By Mahima Kaur



AFTER his sister gifted him his first ink this Dublin man is now 40-percent inked and must endure bemused old ladies now stopping him in the street to compliment his alternative look.


Joey Charlie Tatú (36) from Dublin, Ireland has spent £8,500 on covering 40% of his body in tattoos including many on his face and 18 piercings including his nipples and penis, that he did HIMSELF.


Currently unemployed, Joey dropped out of school when he was 18. He had just completed his O levels but has now gone on to graduate from a degree course in computing.


Born in Dublin, he has one sister and currently lives with his mum and sister until he finds a job.


Joey has been fascinated with tattoos since he was 15 years old but waited till he was 22 to take the plunge.


He has also gotten his tongue split and in contrast to many extreme body modifiers who face hatred when out in public the people of Joey’s native Dublin are much more accepting with old ladies stopping him in the street to tell him how lovely he looks.

Joey adores his dog.


His most extreme body modification experience was when he punched a hole in his nostril which was so painful he almost passed out.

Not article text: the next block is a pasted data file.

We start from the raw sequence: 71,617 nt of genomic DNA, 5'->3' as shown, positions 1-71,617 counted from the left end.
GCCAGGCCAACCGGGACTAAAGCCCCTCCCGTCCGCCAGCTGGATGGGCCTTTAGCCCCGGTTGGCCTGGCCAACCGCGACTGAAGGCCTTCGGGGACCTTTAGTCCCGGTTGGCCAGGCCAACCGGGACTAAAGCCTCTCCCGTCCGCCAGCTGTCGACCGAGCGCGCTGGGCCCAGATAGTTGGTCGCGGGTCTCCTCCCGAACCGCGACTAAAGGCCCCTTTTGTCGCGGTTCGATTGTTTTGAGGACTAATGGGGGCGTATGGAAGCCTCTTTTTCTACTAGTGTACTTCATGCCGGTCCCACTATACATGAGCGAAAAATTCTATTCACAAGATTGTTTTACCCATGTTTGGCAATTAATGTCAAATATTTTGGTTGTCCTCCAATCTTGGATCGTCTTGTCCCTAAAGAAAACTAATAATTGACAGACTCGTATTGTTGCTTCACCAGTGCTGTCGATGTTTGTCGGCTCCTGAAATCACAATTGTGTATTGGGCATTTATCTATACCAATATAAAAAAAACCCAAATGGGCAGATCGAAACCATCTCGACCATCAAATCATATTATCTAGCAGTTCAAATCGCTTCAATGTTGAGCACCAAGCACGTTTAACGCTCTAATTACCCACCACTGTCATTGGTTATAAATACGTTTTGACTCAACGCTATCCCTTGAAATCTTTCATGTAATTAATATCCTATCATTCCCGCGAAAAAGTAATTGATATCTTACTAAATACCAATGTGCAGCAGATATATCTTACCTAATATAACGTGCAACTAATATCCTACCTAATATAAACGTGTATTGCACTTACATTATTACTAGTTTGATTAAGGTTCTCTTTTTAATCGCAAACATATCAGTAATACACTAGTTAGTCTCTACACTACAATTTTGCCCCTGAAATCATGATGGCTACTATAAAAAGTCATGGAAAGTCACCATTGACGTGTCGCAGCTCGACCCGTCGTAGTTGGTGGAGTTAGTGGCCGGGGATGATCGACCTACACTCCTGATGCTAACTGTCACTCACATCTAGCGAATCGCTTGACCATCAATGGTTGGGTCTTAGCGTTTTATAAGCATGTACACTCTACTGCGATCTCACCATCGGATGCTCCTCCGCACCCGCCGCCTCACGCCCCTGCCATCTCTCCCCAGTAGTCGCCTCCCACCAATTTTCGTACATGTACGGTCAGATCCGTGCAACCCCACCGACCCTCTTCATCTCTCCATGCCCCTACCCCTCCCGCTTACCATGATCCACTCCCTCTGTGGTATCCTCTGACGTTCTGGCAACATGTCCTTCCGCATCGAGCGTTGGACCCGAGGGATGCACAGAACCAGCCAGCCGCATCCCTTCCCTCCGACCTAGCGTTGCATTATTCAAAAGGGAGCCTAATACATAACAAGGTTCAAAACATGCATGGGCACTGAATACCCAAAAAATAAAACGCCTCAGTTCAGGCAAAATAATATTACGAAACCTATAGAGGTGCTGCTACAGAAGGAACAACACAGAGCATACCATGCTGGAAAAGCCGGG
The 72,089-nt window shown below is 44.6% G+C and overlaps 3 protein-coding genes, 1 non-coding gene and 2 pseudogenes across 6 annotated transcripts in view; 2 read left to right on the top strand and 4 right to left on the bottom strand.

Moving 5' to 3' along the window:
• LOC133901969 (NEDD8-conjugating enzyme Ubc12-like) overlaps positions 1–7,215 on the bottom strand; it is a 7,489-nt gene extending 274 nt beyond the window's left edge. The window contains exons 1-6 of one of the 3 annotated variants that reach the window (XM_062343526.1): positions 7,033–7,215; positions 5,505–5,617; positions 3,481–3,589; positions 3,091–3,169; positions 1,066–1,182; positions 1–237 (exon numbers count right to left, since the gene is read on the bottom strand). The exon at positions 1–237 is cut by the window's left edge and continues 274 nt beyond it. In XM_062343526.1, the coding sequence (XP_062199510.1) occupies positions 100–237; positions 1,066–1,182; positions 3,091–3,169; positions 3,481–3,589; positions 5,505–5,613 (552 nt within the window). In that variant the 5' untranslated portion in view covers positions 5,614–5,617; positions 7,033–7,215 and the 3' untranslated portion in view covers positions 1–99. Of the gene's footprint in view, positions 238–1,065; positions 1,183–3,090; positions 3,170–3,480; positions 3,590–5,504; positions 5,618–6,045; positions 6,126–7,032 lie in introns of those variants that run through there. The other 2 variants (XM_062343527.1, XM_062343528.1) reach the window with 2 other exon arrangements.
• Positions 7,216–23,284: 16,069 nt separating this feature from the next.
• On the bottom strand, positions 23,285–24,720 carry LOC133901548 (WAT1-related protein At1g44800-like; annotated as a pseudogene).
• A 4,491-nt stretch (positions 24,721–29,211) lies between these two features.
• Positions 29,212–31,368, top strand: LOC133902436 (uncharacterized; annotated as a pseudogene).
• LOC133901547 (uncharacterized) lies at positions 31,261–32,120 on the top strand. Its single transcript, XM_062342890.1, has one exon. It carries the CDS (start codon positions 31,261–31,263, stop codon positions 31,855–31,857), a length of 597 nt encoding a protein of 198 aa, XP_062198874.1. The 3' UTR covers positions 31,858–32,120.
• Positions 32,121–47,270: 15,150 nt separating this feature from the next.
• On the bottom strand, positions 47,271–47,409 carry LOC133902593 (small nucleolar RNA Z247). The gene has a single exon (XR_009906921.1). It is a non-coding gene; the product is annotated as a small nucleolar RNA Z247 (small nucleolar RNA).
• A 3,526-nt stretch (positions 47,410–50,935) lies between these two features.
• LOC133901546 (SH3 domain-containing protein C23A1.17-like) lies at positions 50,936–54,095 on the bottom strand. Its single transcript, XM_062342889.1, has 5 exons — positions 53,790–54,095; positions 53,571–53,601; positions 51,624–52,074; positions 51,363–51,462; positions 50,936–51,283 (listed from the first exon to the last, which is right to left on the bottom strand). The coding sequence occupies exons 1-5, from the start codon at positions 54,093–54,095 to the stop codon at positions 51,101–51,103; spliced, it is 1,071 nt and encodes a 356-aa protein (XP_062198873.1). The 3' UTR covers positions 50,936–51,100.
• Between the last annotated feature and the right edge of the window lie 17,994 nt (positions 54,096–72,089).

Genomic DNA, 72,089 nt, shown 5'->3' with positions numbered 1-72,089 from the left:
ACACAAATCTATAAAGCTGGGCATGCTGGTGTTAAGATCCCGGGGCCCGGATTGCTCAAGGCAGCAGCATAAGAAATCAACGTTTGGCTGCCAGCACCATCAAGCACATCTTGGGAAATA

He fondly remembers how his sister got him his first tattoo.


“When I was 15, I began getting into tattoos, well, liking tattoos,” said Joey.


“Then I decided I wanted to be fully covered from head to toe. I got my first tattoo when I was around 22 because I wanted to be 100% sure this is what I wanted.


“My sister actually bought my first tattoo. I was on holiday to see her when she lived in Tenerife.


“I got seven little stars on my left inner arm. I got them as a Christmas gift from her.


“The main reason for wanting so many tattoos is to be absolutely unique.


“I don’t want to just blend in with everyone else. I want to be noticed when walking down the street.”


Joey doesn’t really know the exact number of all his tattoos but remembers sitting for four tattoo sessions for his face alone.


“I don’t know the number of my tattoos but I’m about 40% covered,” he said.


“My first face tattoo I got when I was 28 and I have 18 piercings and my tongue split/forked.


“I didn’t do my lip, nose or ear piercings myself but I did my nipples and “down there” myself.


“I have what’s called a ‘scrotal ladder’. There are six rings vertically on my ball sac. I have done them multiple times and they no longer hurt.

Joey’s split tongue.

“When I did that to my genitals, I just felt like a sharp pinch as I have a very high pain threshold.